In that context, it shouldn’t have been a surprise that the Note turned out to sell well — after all, in relative terms, a lot of iPhone owners were already using very large phones.

A person with small hands holding an iPhone 5, and a person with large hands holding a Galaxy Note 3; relative to the hands, both phones look similarly sized

On the left, a friend of mine holding her iPhone 5S. On the right, me, holding my Note 3 (that’s a 5.7-inch screen). The iPhone 4 was a bit smaller than the iPhone 5S shown in the picture, and the original Note was a bit smaller than the Note 3 shown in the picture, so a comparison of the 4 and the original Note would look similar.

Here’s another comparison.

A picture of my hand, holding a Note 2; a person with smaller hands holding an iPhone 4S; me again, holding an iPod touch. While the iPod touch and the 4S have similar sizes, relative to hand size, the 4S looks almost the same size as the Note 2

On the left, I’m holding a Note 2. The middle picture shows Ashley Bischoff holding an iPhone 4S. On the right, me again, holding an iPod touch that is about the same size as the iPhone 4S.

A phone’s size is relevant in two respects: relatively and absolutely.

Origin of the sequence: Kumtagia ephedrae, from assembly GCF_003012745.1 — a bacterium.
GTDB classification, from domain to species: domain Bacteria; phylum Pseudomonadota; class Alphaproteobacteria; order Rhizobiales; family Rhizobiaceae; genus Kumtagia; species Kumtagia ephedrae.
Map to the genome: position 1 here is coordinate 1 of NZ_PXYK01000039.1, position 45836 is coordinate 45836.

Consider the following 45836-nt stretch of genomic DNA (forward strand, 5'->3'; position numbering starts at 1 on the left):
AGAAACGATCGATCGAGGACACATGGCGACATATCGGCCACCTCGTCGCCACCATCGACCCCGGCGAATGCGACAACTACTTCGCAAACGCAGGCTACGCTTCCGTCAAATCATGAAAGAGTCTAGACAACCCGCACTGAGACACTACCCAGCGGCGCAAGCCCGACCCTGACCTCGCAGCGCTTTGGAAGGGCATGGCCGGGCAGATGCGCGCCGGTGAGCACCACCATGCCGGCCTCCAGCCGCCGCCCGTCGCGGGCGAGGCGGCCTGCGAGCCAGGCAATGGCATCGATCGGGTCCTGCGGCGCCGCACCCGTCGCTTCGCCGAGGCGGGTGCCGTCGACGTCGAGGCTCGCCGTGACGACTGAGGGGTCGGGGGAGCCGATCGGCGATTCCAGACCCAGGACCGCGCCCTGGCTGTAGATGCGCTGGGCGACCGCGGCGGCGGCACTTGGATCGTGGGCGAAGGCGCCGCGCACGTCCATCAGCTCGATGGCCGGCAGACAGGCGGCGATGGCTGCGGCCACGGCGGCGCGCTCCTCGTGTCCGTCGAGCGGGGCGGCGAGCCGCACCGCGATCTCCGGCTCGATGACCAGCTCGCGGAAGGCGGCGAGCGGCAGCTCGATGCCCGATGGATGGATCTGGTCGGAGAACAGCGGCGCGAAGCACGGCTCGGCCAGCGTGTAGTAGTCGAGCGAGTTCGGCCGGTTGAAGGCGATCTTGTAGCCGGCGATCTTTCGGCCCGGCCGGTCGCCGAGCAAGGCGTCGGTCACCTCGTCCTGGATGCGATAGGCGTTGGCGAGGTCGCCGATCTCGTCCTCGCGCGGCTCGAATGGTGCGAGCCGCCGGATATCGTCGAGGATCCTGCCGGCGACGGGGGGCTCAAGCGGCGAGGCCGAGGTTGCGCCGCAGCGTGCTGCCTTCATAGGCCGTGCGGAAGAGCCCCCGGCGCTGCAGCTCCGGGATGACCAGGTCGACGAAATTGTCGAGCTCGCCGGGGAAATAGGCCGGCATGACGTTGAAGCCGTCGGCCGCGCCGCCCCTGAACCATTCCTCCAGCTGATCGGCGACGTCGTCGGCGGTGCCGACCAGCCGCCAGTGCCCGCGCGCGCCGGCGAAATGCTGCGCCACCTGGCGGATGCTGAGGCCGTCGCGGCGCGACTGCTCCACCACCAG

In relative terms, the larger a phone and the smaller someone’s hand, the harder it is for them to use the phone, particularly if they’re using only one hand.3 Men’s clothing is also often bestowed with larger pockets — or pockets at all — which make it that much easier to carry large phones.

But a phone’s size is also relevant in absolute terms. Larger screens can show more content, and they can display content at larger sizes. And your hand size doesn’t matter when you’re using your phone for things like watching movies, reading books, taking notes, or editing images.4

Many people are drawn to larger phone sizes, but larger sizes only useful up to a point—an expansive screen can do more harm than good if the phone becomes too large for someone to use.5 The size at which that happens depends on the individual person.

That’s why phone size is such a difficult topic. It depends on you, and it depends on what you do with it. I’m glad that Apple is about to introduce a larger phone,6 but I also still believe there are people who would benefit from an additional phone that’s even smaller than the 4S.